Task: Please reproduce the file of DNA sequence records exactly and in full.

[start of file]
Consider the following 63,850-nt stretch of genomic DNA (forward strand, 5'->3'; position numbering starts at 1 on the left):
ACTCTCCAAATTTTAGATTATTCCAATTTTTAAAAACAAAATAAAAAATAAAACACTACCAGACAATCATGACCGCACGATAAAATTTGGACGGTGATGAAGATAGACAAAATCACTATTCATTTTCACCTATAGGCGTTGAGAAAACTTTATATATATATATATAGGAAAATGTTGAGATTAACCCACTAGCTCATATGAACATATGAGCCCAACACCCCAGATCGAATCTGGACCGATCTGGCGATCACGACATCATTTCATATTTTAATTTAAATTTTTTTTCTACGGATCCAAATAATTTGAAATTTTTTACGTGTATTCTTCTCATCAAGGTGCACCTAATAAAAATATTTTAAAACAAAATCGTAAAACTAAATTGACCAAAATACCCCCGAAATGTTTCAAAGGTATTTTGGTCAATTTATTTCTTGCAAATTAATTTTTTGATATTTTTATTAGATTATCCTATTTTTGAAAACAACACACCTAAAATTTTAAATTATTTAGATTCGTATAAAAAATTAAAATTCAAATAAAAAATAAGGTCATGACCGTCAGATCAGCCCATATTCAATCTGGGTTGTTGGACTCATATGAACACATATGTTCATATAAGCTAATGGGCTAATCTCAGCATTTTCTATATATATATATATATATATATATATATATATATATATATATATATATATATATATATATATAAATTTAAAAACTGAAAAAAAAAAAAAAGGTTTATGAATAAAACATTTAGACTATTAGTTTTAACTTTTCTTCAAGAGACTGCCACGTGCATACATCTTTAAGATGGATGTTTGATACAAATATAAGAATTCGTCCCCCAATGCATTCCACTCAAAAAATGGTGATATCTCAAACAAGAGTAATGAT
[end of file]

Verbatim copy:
Consider the following 63,850-nt stretch of genomic DNA (forward strand, 5'->3'; position numbering starts at 1 on the left):
ACTCTCCAAATTTTAGATTATTCCAATTTTTAAAAACAAAATAAAAAATAAAACACTACCAGACAATCATGACCGCACGATAAAATTTGGACGGTGATGAAGATAGACAAAATCACTATTCATTTTCACCTATAGGCGTTGAGAAAACTTTATATATATATATATAGGAAAATGTTGAGATTAACCCACTAGCTCATATGAACATATGAGCCCAACACCCCAGATCGAATCTGGACCGATCTGGCGATCACGACATCATTTCATATTTTAATTTAAATTTTTTTTCTACGGATCCAAATAATTTGAAATTTTTTACGTGTATTCTTCTCATCAAGGTGCACCTAATAAAAATATTTTAAAACAAAATCGTAAAACTAAATTGACCAAAATACCCCCGAAATGTTTCAAAGGTATTTTGGTCAATTTATTTCTTGCAAATTAATTTTTTGATATTTTTATTAGATTATCCTATTTTTGAAAACAACACACCTAAAATTTTAAATTATTTAGATTCGTATAAAAAATTAAAATTCAAATAAAAAATAAGGTCATGACCGTCAGATCAGCCCATATTCAATCTGGGTTGTTGGACTCATATGAACACATATGTTCATATAAGCTAATGGGCTAATCTCAGCATTTTCTATATATATATATATATATATATATATATATATATATATATATATATATATATATATATATATAAATTTAAAAACTGAAAAAAAAAAAAAAGGTTTATGAATAAAACATTTAGACTATTAGTTTTAACTTTTCTTCAAGAGACTGCCACGTGCATACATCTTTAAGATGGATGTTTGATACAAATATAAGAATTCGTCCCCCAATGCATTCCACTCAAAAAATGGTGATATCTCAAACAAGAGTAATGAT